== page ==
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Sayabouly

Sayabouly

  Area:                16,389 sqkm

 Population:   374,000 million

  Capital:             Northwestern of Laos

 Language:       Lao, French

  Currency:         Kip

Sayaboury in northern Laos is the only province in the country that lies to the west of the Mekong River. This relative isolation means that this is a predominantly rural area, home to ethnic minority villages and the largest elephant population in Laos. It's a beautiful region of mountains and jungle, little visited by Western tourists, so making a trip here feels like an adventure into real' unspoiled Laos.
Sayabouly Overview
Sayabouly Province in the northwest of Laos borders with Thailand on the west. It is a mountainous province that offers a wonderful natural environment for those on Vacation in Laos and Indochina  Packages. Even though it is mountainous the local people still manage to produce rice, cotton, sugarcane, and beans with elephants.
 
They are well treated; in Hongsa they are actually regarded as sacred and visitors on Laos travel packages will be able to get really close up at the festival held in February and it calls “Land of a Million Elephants.”
Sayabouly History
Once part of the Lan Xang kingdom and used as a conduit for warring Siamese and Lao armies, by the late nineteenth century Sayabouly became a slice of desirable real estate for expansionist Siamese and French colonial governments, both of whom claimed dominion over its territory and rich forest resources.

The Siamese were forced to cede it to France in 1904 by treaty, no doubt recognising its strategic importance for buffering the important city of Luang Prabang. During the Second World War in 1940, Thailand annexed it with the help of the Japanese army and renamed it Lan Chang, but the province returned to French control six years later with the restoration of French Indochina and Thailand was obliged to drop its claims as part of the conditions for its entry into the United Nations.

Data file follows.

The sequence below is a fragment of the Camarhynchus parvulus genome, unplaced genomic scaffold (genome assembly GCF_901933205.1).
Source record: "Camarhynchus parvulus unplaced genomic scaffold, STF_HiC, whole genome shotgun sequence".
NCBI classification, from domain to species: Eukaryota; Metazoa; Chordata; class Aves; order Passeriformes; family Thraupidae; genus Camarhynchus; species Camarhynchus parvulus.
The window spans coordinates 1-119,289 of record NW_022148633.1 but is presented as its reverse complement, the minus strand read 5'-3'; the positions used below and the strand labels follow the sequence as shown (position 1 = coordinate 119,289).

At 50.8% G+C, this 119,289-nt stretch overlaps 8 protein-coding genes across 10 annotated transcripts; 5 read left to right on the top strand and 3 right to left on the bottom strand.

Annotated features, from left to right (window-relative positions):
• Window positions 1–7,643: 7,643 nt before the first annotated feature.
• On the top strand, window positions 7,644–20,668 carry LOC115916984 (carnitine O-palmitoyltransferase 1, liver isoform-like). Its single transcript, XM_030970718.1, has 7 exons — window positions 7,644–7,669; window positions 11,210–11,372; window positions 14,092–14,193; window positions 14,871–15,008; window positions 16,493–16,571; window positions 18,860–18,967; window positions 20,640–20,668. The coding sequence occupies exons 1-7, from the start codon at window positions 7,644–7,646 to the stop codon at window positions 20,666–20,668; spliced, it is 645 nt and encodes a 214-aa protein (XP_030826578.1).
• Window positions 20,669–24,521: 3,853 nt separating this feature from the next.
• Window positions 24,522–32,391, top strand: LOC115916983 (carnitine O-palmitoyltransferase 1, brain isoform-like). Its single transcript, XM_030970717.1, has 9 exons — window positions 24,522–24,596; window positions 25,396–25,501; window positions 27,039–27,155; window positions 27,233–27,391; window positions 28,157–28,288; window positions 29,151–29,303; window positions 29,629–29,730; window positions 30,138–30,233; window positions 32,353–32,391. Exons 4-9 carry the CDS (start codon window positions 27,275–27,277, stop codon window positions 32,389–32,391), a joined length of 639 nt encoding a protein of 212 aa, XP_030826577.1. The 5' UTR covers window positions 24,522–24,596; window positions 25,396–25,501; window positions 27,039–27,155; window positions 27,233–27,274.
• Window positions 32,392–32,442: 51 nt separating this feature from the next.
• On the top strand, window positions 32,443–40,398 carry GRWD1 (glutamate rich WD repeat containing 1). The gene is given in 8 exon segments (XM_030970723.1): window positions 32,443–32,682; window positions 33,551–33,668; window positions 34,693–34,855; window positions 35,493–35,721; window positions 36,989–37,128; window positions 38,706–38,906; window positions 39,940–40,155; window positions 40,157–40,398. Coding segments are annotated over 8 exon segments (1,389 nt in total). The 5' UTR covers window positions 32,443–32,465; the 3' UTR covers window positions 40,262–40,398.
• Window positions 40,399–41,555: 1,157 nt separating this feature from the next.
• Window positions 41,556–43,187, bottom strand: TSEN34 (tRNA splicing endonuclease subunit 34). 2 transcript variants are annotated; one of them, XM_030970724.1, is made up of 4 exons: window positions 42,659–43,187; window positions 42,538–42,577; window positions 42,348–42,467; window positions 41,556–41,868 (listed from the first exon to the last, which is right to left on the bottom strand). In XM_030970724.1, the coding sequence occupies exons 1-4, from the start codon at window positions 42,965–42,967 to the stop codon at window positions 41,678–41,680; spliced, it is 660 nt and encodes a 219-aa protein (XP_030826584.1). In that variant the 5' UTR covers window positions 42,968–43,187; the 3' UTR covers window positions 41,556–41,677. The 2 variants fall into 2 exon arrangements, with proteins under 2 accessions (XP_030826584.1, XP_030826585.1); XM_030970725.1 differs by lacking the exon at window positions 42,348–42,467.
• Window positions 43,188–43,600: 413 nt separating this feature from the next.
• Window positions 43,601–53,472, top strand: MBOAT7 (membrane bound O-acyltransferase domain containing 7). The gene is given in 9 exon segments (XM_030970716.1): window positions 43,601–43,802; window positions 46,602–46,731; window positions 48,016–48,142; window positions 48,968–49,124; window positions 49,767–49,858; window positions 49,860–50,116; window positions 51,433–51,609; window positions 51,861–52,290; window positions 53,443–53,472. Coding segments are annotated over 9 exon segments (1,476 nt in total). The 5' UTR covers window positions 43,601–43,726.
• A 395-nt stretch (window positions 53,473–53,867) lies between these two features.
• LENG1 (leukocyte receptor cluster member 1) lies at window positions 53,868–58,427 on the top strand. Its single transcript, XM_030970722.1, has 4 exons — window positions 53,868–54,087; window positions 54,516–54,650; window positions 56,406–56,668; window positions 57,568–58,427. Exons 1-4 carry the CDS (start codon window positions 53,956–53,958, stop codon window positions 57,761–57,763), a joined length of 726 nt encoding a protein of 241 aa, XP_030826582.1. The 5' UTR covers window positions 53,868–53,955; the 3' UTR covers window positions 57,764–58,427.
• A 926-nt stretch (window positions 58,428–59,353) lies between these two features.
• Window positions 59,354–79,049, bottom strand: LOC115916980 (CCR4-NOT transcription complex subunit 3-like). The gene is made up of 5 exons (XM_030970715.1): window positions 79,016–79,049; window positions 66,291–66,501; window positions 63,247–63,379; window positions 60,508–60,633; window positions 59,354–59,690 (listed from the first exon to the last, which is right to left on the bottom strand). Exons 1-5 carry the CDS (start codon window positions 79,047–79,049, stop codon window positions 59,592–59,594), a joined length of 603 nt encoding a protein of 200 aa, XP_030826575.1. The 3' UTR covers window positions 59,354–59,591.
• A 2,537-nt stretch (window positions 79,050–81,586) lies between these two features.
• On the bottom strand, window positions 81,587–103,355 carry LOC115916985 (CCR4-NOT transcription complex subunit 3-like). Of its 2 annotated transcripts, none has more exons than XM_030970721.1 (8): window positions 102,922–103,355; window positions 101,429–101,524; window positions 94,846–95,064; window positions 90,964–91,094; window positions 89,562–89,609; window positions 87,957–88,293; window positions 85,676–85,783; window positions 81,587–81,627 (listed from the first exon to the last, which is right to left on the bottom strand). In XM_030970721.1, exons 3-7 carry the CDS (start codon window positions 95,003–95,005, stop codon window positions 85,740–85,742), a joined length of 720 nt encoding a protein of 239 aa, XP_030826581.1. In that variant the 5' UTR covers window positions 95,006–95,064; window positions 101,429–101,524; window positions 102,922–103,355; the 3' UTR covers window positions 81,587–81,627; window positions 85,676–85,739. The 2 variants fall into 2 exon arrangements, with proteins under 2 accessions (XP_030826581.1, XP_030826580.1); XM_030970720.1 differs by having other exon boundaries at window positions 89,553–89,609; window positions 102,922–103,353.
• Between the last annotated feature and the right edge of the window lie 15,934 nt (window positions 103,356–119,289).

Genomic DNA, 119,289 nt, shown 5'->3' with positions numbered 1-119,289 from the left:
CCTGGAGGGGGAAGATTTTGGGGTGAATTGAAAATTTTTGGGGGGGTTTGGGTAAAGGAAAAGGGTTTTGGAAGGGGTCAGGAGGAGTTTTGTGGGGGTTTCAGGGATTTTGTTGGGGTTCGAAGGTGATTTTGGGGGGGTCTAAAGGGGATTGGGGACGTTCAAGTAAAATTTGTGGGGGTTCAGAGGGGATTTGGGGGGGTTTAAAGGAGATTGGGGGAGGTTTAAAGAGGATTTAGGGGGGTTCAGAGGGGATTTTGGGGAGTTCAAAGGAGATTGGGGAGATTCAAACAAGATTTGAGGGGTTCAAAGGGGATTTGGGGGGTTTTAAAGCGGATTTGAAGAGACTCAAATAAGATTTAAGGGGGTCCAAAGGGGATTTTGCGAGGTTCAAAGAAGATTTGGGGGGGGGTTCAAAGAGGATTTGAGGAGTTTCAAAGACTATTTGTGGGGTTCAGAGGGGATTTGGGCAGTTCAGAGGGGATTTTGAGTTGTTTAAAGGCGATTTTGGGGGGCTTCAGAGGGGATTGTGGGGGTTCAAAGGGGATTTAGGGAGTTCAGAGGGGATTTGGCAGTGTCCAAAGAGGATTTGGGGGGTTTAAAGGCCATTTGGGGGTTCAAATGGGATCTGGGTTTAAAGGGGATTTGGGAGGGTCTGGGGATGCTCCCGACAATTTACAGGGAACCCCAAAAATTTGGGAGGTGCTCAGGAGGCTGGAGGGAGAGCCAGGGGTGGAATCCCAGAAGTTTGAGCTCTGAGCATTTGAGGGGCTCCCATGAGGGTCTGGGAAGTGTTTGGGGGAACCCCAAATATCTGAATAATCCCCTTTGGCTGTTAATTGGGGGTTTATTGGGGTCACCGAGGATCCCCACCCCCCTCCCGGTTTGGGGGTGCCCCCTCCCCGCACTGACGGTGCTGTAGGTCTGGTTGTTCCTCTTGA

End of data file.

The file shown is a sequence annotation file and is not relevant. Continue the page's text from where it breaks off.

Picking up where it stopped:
Sayabouly also offered an important sanctuary for Communist Party of Thailand (CPT) fighters during the 1970s and 80s, a leading member of which used to be a neighbour when I lived in remote Phiang District for two years in the late 1990s. I was a field-based advisor with a UNDP-funded aquaculture extension project working with the provincial livestock and fisheries department in a role that gave me a unique opportunity to travel extensively throughout the province, at a time when road communications were still problematic and slow, while telecommunications facilities did not extend much further than the provincial capital.
 
Sayabouly also offered an important sanctuary for Communist Party of Thailand (CPT) fighters during the 1970s and 80s, a leading member of which used to be a neighbour when I lived in remote Phiang District for two years in the late 1990s. I was a field-based advisor with a UNDP-funded aquaculture extension project working with the provincial livestock and fisheries department in a role that gave me a unique opportunity to travel extensively throughout the province, at a time when road communications were still problematic and slow, while telecommunications facilities did not extend much further than the provincial capital.
Sayabouly climate and best time to visit
The monsoon season is May to October before a drier and cooler season follows. Temperatures rise in March and April before the rains return. The rains are rarely persistent and there is no real reason not to visit during the monsoons.
Sayabouly Transportation
By Airplane

The road is surprisingly good when you consider the overall condition of Laos roads. The highway connects Sayabouly to Luang Prabang in the north and Thailand in the south.

Those on Indochina tour packages may make several border crossings during their holiday though those flying into Laos direct will arrive in Vientiane before onward travel.

By Bus
 
Buses connect Sayabouly with other parts of the country while those on Laos private tours have everything arranged for them.
 
Things to do and see in Sayabouly
There is a monument in the town but the real reason to visit Sayabouly is the natural environment which attracts many who just enjoy being out in the wilds. One of the great delights of adventure traveling is learning about the local culture and there are a few tribes locally that visitors will enjoy meeting; the Lue, Yuan, Iu Mien, Phrai or the Hmong for example. Each is naturally hospitable.
 
There is a number of Festivals including New Year, the Boat Racing Festival and the Spiritual Ghost Festival but the highlight is certainly that Elephant Festival in February. It is towards the end of the dry season and before temperatures begin to rise; an ideal time for a visit.
 
Choice of trekking, traveling by boat and of course on an elephant. Independent travelers may rent a motor bike to help them explore. There are some fascinating caves to explore while the fauna is excellent although the chances of seeing a tiger are remote. Birdlife is good throughout the whole of the country.
 
Visit Ban Viengkeo, a Lue village is famous for its weaving traditions.  countryside tours explore in Laos to watch and learn then, of course, buy a souvenir. There is also local pottery produced and tourists are able to watch the skill of the local people and it is great things and highlights in Laos trip
 
 
Sayabouly Travel Tips
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